See unusual vegetation on this flat, but wet, trail. View All
Why You Should Visit
This preserve is an example of an unspoiled New England level bog within a deep glacial depression. A mat of consolidated peat 30 feet thick floats on the open water and supports an unusual community of plants.
Why the Conservancy Selected This Site
Hawley Bog is a one of the few remaining examples of a New England bog in its natural state.
What the Conservancy Has Done/Is Doing
The Nature Conservancy owns 25 acres of this unique preserve and the remaining acreage is owned by Five Colleges, Inc. (a consortium made up of Smith, Mount Holyoke, Hampshire and Amherst Colleges and the University of Massachusetts). The entire preserve is managed cooperatively by The Nature Conservancy and is used as an outdoor classroom by the Five Colleges.
In 1997, volunteers and staff pulled together to complete a 700-foot boardwalk. Partially made from non-toxic recycled plastic, the new boardwalk forms a trail over the floating bog mat. It replaces boards which had been placed directly on the bog mat, which threatened the bog's sensitive community of plants. In 2004, crews worked to control the invasives in the area and trimmed vegetation along the boardwalk.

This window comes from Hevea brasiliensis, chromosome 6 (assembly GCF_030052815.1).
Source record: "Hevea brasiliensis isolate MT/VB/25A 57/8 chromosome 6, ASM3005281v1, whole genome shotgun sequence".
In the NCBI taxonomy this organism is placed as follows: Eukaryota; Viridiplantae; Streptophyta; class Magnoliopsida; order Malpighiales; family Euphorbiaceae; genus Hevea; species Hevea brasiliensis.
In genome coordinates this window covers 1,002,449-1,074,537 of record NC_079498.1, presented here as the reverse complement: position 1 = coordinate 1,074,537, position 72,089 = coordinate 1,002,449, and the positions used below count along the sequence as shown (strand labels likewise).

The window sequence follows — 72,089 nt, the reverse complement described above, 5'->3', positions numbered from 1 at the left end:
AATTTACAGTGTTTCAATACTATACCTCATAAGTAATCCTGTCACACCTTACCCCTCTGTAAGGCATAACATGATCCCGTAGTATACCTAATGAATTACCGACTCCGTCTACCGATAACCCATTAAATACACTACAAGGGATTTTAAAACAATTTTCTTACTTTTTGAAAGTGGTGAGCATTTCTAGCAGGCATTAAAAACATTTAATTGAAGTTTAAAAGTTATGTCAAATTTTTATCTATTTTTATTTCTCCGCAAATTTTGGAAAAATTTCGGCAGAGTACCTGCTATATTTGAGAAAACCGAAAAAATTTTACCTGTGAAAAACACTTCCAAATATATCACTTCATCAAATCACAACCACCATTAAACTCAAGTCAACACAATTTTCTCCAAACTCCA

Daily, from dawn until dusk
What to See: Plants
Growing on the open water are bladderworts. At the periphery of the bog is a wooded swamp with wild iris surrounded by striking stands of hemlock and mountain laurel.
What to See: Animals
There are a number of fascinating ant species present on or around the bog.
All reasonable requests for special accommodations will be made with ample notice.
The short trail is flat but somewhat difficult due to its extreme wetness. It is very important to stay on the boardwalk (it is a floating mat and can break easily), which allows truly close-up views of an unusual community of vegetation.
Groups larger than 10 people are asked to coordinate their visit with our Western Massachusetts Program at (413) 229-0232 ext 232. Dogs are not permitted at this preserve due to the fragile habitat conditions and narrow boardwalk. If you have any questions while planning your outing, please contact Angela Sirois.